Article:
Wilbur Oaks, MD


Wilbur “Billy” Oaks, MD, (1929-2015) was the co-founder of the Hahnemann University (now Drexel University) Physician Assistant (PA) Program in 1971. From the Program’s inception under the leadership of Dr. Bill Oaks and co-founder, Dr. David Major, the Program’s mission has been to: educate qualified primary care physician assistants, promote the physician assistant profession and improve health care delivery in rural and urban medically underserved areas. The Hahnemann Physician Assistant Program was the first PA Program in Pennsylvania and the first of seven PA Programs approved in the United States. At the 25th anniversary celebration of the Hahnemann University PA Program, Dr. Oaks stated: “The most impressive aspect of the program is the body of students who bring enthusiasm and high expectations to Hahnemann. I firmly believe the PA students are better prepared to enter medicine with all its ramifications that even our own medical students. They are dedicated to the profession, willing to fill their role, and tireless workers —- what a great combination!”

As a doctor, an alumnus of Lafayette College, and a husband, father, grandfather, and great-grandfather, he approached every aspect of his life with enthusiasm, optimism, generosity, and humility. He made time for everyone. Growing up in Bala Cynwyd, Pennsylvania, Dr. Oaks, known as “Billy” or “Oaksie,” loved playing sports. After graduating from Lower Merion High School, he enrolled in Lafayette College, where he served as captain of the soccer team and graduated with the Class of 1951. “He would later attribute his success as a physician to lessons in perseverance, accountability, and team-based leadership that he learned on the athletic field,” his family said in a remembrance. Dr. Oaks received his medical degree from Hahnemann Medical College in 1955.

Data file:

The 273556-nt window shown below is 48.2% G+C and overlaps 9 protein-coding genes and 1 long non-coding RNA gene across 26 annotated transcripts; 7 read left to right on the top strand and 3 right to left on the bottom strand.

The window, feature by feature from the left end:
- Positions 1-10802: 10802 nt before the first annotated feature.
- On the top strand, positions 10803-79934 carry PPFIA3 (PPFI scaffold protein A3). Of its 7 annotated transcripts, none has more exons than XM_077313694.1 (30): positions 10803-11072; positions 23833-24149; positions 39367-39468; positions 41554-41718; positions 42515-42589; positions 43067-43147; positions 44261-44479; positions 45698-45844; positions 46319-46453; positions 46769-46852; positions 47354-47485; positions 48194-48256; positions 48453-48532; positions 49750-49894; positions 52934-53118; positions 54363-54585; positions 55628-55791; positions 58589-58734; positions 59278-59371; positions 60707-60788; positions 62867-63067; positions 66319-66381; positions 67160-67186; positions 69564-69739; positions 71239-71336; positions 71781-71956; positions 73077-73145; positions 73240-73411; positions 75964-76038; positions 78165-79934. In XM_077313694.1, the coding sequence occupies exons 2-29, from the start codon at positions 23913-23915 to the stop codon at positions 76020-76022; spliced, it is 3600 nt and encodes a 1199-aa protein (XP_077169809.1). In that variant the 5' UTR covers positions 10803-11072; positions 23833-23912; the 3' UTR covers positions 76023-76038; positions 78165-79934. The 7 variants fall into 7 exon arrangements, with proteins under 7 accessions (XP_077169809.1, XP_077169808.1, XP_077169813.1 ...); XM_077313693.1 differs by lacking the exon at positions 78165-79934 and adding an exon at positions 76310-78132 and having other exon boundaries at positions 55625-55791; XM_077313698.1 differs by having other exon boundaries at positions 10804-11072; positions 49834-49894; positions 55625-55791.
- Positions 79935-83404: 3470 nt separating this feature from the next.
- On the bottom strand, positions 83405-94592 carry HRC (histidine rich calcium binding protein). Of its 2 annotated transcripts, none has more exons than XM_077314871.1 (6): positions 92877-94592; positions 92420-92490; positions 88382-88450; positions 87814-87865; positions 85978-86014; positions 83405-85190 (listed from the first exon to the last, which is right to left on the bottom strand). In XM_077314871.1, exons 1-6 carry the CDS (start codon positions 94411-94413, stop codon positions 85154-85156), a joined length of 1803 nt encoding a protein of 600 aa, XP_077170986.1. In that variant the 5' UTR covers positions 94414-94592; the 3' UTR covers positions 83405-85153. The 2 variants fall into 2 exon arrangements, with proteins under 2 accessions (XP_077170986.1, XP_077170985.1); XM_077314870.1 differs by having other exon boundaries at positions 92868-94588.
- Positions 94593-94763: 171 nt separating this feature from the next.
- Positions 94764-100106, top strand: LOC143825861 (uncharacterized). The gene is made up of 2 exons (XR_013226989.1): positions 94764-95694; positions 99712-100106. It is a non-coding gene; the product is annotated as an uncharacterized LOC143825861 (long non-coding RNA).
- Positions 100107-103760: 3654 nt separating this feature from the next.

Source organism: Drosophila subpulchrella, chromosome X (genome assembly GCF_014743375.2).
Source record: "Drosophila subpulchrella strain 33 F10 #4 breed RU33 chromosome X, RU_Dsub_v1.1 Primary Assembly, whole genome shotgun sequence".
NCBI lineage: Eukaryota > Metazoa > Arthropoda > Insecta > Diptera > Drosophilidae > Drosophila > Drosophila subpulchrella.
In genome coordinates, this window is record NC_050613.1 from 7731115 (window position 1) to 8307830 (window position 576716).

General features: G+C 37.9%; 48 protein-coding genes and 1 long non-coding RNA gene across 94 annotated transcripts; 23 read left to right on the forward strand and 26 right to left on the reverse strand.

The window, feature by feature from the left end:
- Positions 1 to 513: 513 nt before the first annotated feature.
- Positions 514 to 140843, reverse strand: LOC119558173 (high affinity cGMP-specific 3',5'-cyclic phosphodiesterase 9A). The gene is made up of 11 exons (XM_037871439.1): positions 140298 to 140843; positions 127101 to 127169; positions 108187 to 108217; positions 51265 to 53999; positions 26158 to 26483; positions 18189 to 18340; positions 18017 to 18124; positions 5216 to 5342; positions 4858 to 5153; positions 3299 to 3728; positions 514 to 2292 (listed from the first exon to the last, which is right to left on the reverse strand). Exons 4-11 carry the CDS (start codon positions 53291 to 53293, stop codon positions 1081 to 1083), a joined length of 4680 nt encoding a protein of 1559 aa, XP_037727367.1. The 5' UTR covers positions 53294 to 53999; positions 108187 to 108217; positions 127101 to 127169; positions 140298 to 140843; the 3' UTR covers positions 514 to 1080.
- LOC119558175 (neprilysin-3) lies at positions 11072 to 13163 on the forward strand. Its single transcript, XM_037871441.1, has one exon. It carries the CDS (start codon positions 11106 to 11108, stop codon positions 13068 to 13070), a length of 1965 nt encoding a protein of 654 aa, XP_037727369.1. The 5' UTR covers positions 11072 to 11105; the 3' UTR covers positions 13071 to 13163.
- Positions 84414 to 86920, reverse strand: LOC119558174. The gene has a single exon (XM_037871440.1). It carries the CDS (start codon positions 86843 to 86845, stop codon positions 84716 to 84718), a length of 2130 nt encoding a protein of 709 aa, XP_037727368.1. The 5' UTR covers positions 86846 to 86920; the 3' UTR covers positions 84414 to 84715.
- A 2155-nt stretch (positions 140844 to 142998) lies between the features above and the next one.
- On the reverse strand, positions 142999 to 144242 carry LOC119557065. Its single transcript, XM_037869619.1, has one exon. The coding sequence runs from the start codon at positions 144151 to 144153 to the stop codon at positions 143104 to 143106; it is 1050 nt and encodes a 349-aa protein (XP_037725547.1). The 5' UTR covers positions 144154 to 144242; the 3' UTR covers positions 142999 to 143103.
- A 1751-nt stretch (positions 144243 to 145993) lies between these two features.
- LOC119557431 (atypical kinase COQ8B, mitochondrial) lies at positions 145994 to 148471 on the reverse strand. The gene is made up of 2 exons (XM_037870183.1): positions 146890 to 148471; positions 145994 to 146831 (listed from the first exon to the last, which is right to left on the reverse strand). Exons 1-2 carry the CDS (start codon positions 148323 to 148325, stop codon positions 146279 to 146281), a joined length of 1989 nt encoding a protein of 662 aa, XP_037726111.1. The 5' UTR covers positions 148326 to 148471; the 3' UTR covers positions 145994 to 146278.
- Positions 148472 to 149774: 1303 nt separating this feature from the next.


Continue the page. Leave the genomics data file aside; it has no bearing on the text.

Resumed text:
After serving as Captain in the Army, he went on to complete his residency and internship at Hahnemann and then joined its faculty, where he later became the chairman of the department of internal medicine. He also served on the board of trustees for both Hahnemann and the College of Physicians of Philadelphia. Energetic and approachable, he excelled as a diagnostician not only because he was knowledgeable, but also because he listened to every patient’s story with equal care and attention. His gentle bedside manner and healing touch typified his signature medical style affecting patients. The other component of his style was the way in which he taught his students and residents to take the stairs rather than the elevator when making rounds; staying healthy, he maintained, was part of being a doctor. Dr. Oaks was both a clinician and teacher. During his medical career, he received the Christian R. and Mary F. Lindback Foundation Award, the William Likoff Clinical Excellence Award, the Dean’s Award for Excellence in Clinical Teaching, the Hahnemann University Gold Medal Award for Distinguished Service, and the Herbert S. Waxman Voluntary Faculty Teaching Award.

As a volunteer for St. John’s Hospice, Dr. Oaks provided mobile medical care to members of Philadelphia’s homeless community. In recognition of his service, Dr. Oaks received the Thousand Points of Light award from President George H.W. Bush. Dr. Oaks also started the St. John’s Hospice Homeless Soccer program, and he routinely took part in practices and games. He doted on his family. “He adored his wife, he motivated his children and grandchildren with enthusiasm and positivity, he celebrated the accomplishments of others, and he made the effort to take part in the social worlds of every member of his family,” his family said.

Acknowledgments: This biography was adapted from an obituary provided by Dr. Oaks’ family. It was drafted by Patrick Auth, PhD, MS, PA-C, and submitted to the Society in July 2015. The photograph is courtesy of Dr. Oaks’ family.

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